It’s important to note that a Roth conversion like this is not for everyone, especially those who may need the money to fund their retirement cash flow. It takes a lot of planning and number-crunching to determine whether it’s appropriate and to what extent income should be recognized. You should always enlist the help of an accountant, along with your Wealth Advisor, whenever you consider a Roth conversion. As a team, both parties can work together to help you with your strategy.
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Please remember to contact RegentAtlantic if thereare any changes in your personal or financial situation or investmentobjectives for the purpose of reviewing our previous recommendations andservices, or if you wish to impose, add, or modify any reasonable restrictionsto our investment management services. A copy of our current written disclosurestatement discussing our advisory services and fees is available for yourreview upon request. This article is not a substitute for personalized advicefrom RegentAtlantic. This information iscurrent only as of the date on which it was sent. The statements and opinions expressed are,however, subject to change without notice based on market and other conditionsand may differ from opinions expressed in other businesses and activities ofRegentAtlantic. Descriptions ofRegentAtlantic’s process and strategies are based on general practice and wemay make exceptions in specific cases.
Please remember that RegentAtlantic does notprovide tax advice. Please consult with an advisor or your choosing prior to implementing any of thestrategies discussed in this article.
Important disclosure information
Please remember that different types of investments involve varying degrees of risk, including the loss of money invested. Past performance may not be indicative of future results. Therefore, it should not be assumed that future performance of any specific investment or investment strategy, including the investments or investment strategies recommended or undertaken by RegentAtlantic Capital, LLC (“RegentAtlantic”) will be profitable.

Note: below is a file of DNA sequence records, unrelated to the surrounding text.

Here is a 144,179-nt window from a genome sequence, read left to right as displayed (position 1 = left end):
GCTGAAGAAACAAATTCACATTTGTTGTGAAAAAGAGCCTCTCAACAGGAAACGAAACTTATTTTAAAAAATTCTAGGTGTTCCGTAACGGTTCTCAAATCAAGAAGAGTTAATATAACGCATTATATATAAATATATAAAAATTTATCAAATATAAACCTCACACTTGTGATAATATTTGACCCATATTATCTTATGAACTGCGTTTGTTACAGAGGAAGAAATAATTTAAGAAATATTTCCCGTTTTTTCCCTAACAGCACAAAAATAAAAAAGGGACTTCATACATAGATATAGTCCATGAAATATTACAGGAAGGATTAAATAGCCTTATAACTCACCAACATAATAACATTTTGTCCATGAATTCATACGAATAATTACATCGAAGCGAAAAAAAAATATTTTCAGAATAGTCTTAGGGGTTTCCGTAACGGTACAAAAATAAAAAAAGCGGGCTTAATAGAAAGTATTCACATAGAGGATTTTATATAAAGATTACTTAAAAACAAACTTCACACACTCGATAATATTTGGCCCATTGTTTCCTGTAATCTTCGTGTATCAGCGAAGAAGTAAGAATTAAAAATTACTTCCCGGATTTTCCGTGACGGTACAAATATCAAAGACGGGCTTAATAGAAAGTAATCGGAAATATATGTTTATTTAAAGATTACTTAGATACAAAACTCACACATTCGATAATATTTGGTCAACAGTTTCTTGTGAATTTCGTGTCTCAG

Please remember to contact RegentAtlantic if there are any changes in your personal or financial situation or investment objectives for the purpose of reviewing our previous recommendations and services, or if you wish to impose, add, or modify any reasonable restrictions to our investment management services. A copy of our current written disclosure statement discussing our advisory services and fees is available for your review upon request.
This article is not a substitute for personalized advice from RegentAtlantic. This article is current only as of the date on which it was sent. The statements and opinions expressed are, however, subject to change without notice based on market and other conditions and may differ from opinions expressed in other businesses and activities of RegentAtlantic. Descriptions of RegentAtlantic’s process and strategies are based on general practice and we may make exceptions in specific cases.
RegentAtlantic does not provide legal or tax advice. Please consult with a legal and or tax professional of your choosing prior to implementing any of the strategies discussed in this article.